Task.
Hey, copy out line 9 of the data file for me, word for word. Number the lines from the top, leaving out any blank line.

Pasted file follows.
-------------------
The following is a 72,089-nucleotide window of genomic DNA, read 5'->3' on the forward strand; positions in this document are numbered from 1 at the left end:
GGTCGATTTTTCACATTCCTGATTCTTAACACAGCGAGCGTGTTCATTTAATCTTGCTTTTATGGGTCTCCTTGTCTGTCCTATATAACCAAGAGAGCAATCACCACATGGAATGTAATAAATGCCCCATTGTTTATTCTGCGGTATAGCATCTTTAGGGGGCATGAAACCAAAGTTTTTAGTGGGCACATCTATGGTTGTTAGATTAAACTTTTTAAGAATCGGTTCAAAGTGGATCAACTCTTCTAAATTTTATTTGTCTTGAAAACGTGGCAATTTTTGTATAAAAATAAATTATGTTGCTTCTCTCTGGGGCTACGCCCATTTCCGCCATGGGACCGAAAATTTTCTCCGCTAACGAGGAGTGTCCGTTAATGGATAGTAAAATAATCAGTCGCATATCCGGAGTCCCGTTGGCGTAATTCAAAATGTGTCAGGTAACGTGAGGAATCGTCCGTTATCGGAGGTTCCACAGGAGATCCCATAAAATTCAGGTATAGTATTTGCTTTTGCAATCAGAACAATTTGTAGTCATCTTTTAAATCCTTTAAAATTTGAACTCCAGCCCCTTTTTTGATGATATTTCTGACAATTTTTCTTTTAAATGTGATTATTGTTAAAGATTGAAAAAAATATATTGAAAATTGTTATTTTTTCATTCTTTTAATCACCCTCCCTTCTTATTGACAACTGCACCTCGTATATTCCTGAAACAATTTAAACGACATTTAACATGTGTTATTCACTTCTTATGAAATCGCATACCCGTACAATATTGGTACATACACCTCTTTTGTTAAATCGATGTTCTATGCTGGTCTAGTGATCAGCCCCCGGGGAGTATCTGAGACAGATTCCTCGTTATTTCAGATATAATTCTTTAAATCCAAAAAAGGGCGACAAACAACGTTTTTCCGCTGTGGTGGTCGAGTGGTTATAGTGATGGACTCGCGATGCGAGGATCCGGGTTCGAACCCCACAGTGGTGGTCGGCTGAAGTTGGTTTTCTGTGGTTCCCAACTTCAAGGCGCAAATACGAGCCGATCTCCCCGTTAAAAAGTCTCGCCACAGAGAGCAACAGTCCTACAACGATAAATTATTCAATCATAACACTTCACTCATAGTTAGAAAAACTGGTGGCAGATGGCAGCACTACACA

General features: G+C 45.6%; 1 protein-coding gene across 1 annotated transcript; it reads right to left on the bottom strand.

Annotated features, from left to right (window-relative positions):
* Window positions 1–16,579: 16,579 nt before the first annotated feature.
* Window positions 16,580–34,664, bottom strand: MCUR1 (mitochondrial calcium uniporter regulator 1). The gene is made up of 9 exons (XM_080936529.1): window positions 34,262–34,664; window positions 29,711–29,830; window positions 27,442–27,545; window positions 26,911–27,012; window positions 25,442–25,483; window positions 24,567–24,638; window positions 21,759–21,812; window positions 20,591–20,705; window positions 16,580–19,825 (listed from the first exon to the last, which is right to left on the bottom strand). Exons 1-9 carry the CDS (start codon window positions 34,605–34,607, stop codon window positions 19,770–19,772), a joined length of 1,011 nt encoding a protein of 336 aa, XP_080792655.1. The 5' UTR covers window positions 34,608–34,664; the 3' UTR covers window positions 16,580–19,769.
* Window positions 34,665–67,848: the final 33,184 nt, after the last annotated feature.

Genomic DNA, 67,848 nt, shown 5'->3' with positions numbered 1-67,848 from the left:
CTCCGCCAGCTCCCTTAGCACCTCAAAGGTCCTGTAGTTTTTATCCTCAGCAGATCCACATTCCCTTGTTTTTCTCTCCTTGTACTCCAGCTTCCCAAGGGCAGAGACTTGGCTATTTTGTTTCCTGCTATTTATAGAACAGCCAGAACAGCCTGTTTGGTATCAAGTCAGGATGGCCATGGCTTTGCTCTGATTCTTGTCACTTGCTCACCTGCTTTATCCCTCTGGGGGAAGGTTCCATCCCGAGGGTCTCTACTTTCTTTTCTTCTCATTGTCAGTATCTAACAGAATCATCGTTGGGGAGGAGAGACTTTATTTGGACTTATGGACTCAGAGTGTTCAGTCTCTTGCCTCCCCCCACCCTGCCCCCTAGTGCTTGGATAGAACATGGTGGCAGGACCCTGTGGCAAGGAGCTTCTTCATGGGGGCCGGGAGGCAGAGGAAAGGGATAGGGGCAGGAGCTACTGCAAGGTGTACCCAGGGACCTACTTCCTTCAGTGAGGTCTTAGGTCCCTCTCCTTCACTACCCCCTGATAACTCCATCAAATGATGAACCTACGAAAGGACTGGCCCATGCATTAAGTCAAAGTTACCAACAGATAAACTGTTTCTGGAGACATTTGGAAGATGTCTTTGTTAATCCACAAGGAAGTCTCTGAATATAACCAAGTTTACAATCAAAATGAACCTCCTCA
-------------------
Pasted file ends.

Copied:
CTCCGCCAGCTCCCTTAGCACCTCAAAGGTCCTGTAGTTTTTATCCTCAGCAGATCCACATTCCCTTGTTTTTCTCTCCTTGTACTCCAGCTTCCCAAGGGCAGAGACTTGGCTATTTTGTTTCCTGCTATTTATAGAACAGCCAGAACAGCCTGTTTGGTATCAAGTCAGGATGGCCATGGCTTTGCTCTGATTCTTGTCACTTGCTCACCTGCTTTATCCCTCTGGGGGAAGGTTCCATCCCGAGGGTCTCTACTTTCTTTTCTTCTCATTGTCAGTATCTAACAGAATCATCGTTGGGGAGGAGAGACTTTATTTGGACTTATGGACTCAGAGTGTTCAGTCTCTTGCCTCCCCCCACCCTGCCCCCTAGTGCTTGGATAGAACATGGTGGCAGGACCCTGTGGCAAGGAGCTTCTTCATGGGGGCCGGGAGGCAGAGGAAAGGGATAGGGGCAGGAGCTACTGCAAGGTGTACCCAGGGACCTACTTCCTTCAGTGAGGTCTTAGGTCCCTCTCCTTCACTACCCCCTGATAACTCCATCAAATGATGAACCTACGAAAGGACTGGCCCATGCATTAAGTCAAAGTTACCAACAGATAAACTGTTTCTGGAGACATTTGGAAGATGTCTTTGTTAATCCACAAGGAAGTCTCTGAATATAACCAAGTTTACAATCAAAATGAACCTCCTCA